“My PhD training has been invaluable and some of the key transferable skills include: understanding scientific writing and academic research, conducting research and handling data (quantitive and qualitative), being able to explain complex jargon in plain English, using my editing and writing skills, presenting at conferences or facilitating small groups, my experience of project management including budget, team and strategic management and the ability to work independently. “

Sign up on MyUCLCareers Today

 


What else can you do to get career ready?

Alongside this, we have a team of careers consultants with research backgrounds who work closely with UCL’s researcher community and can provide support regardless of whether you’re looking to continue in academia or explore other options. Our “Researcher appointments” can be booked at any time through your myUCLCareers account and can be used to cover a range of queries from exploring options to getting support with applications/interview preparation. The careers consultants also run separate workshops covering a range of topics on academic and non-academic career routes for researchers.

Details of the full events programme can be found here

 

A pint of careers story with Pint of Science’s Elodie Chabrol

SophiaDonaldson11 December 2017

Dr Elodie Chabrol has a PhD in neurogenetics, and spent 7 years as a postdoctoral researcher at UCL. She’s now a full-time event organiser and science communicator, and she kindly agreed to share her journey and top tips with us.

What are you up to at the moment?

I’m the International Director for the festival Pint of Science. I’m in charge of the international development meaning I help new countries to set up the festival locally.

How did you move from academia to your current role?

I worked voluntarily for the festival during 4 years while being a post doc. I created the French branch of the festival and developed it, so naturally when the Pint of Science founders earned enough to pay me to do that as a full time job I joined the adventure and left academia. I decided academia wasn’t for me a year before leaving. I was in a very competitive field and wasn’t very much supported by my head of the lab and I felt I was enjoying more science communication than academia. I finished my project and left.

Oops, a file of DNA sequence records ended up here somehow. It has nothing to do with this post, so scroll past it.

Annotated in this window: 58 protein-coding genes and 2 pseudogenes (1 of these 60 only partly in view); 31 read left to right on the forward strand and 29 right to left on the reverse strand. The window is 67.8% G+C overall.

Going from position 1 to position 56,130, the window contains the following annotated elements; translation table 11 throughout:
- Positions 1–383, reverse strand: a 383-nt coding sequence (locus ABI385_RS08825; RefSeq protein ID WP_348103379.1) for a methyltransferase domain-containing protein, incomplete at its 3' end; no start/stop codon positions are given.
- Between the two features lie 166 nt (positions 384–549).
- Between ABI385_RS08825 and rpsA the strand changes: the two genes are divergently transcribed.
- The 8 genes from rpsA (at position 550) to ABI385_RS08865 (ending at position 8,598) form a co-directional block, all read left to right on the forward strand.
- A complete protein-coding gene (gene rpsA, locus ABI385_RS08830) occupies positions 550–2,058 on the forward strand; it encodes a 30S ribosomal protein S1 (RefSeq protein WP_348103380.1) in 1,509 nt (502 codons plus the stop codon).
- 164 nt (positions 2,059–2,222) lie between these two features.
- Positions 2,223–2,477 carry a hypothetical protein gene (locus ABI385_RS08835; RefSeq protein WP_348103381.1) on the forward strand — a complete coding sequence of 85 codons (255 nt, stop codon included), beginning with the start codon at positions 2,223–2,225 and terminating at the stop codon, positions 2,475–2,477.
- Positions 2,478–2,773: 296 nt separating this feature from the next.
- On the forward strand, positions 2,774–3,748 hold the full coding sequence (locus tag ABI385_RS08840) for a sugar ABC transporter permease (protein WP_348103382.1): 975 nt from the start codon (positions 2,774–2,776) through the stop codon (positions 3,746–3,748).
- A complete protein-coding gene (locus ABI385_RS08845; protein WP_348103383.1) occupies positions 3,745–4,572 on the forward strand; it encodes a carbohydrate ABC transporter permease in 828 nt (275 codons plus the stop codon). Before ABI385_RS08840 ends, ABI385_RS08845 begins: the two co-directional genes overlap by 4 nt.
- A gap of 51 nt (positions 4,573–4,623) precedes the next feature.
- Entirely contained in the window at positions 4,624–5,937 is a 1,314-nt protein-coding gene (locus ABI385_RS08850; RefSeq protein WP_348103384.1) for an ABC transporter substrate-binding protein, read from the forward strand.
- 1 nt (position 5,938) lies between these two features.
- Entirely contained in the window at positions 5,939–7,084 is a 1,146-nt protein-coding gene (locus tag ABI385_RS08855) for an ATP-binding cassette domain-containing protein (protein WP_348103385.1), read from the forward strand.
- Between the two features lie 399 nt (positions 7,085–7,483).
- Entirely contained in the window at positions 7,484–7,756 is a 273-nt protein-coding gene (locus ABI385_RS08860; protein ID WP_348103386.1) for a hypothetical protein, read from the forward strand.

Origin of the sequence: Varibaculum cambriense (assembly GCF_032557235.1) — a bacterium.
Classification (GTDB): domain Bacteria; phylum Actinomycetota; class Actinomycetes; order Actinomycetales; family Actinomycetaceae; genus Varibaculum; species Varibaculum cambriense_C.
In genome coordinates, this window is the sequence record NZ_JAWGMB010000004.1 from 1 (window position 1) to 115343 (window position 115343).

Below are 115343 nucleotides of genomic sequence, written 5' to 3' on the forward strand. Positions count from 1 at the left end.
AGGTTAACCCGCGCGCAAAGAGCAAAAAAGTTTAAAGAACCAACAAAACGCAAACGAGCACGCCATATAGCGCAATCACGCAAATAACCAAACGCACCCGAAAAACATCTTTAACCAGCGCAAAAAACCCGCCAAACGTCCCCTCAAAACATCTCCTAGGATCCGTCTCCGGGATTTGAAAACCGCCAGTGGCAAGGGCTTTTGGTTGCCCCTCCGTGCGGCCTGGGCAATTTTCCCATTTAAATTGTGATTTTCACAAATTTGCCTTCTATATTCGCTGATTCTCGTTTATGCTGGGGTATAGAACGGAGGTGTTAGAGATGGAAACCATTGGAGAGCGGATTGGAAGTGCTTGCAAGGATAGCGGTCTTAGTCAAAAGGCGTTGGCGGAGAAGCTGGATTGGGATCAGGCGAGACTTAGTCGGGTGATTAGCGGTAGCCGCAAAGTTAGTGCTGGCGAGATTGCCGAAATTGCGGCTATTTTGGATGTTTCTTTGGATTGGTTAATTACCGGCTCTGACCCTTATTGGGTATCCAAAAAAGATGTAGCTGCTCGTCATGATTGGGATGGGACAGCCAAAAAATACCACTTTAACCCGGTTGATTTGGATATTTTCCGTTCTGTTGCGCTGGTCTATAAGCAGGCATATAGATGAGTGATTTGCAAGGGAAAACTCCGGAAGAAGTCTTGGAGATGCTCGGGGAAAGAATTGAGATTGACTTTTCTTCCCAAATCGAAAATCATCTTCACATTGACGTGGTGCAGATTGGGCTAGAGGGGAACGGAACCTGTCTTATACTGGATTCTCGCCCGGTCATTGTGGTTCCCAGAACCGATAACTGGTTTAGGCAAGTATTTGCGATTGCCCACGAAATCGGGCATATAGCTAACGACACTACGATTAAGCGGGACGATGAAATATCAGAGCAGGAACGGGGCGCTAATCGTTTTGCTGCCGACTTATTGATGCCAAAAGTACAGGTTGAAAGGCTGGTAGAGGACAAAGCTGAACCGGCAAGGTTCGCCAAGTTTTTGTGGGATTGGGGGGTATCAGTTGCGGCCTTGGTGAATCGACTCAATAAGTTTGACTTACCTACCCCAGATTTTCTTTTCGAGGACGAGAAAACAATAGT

What does a normal working day look like for you?

There is no normal day when you plan an event/festival because every day has a new challenge, especially now that I work with 10 new countries. But I’m basically on my computer, I have a lot of digital interactions (skype, emails etc) and I communicate a lot about the festival (Facebook, twitter etc). I talk to every country at least once a week to be sure everyone is ok and on track and no one needs special attention.
 
What are the best things about working in your role? 

I was there at the start of Pint of Science, I founded the French one and I get to see it spread in the world and it’s amazing. Also on a more practical note I work from home and that’s quite easy and I’m happy I get to avoid the commute!
 
What are the biggest challenges?

Working from home can be one. You are free to work wherever you want but you can also feel lonely sometimes and you need to be disciplined otherwise you end up watching TV in your PJs all day. I’m used to working on the festival from home since I was doing that on the side of my post doc, so for me it was natural.

Working with many countries can also have a downside: not everyone is in the same time zone so sometimes you need to have late skype meetings or early ones and need to rearrange your personal life around it.

Is a PhD essential for your role?

Not per se but the fact that I know the world of research is a big plus for me as my job is to help scientists share their research with the public. I also started giving some lessons on science communication for those who don’t feel confident enough for talks like Pint of Science. I know what it is so I can put myself in their shoes and help them better.
 
Where do you see yourself going from here?

Well for Pint of Science I’m pretty much as high as I can be. I see the festival growing and me helping all those countries, and once that’s done I think I will probably find other ways to help researchers do some communication. Either by creating some other initiatives or working as a consultant.
 
What top tips would you pass on to researchers interested in this type of work?

If you want to leave academia and go to that type of work you need experience so get as much as possible on the side. Try to take part in some science communication event organisation, Pint of Science or else to see if you like it. If you like it I’d say do more and more! How to take part? When you go to science events, talk to the organisers to see if they need volunteers. Maybe also start using twitter because nowadays a lot happens there.

Elpida’s career journey from a PhD to becoming Engineering Education Developer & Coordinator at UCL

Vivienne CWatson19 April 2016

elpidaElpida Makrygianni has a PhD in Computer Science and Electronic & Electrical Engineering and now works as an Engineering Education Developer & Coordinator at UCL. Elpida spoke to UCL Careers about her post-PhD career.

Tell us about your job.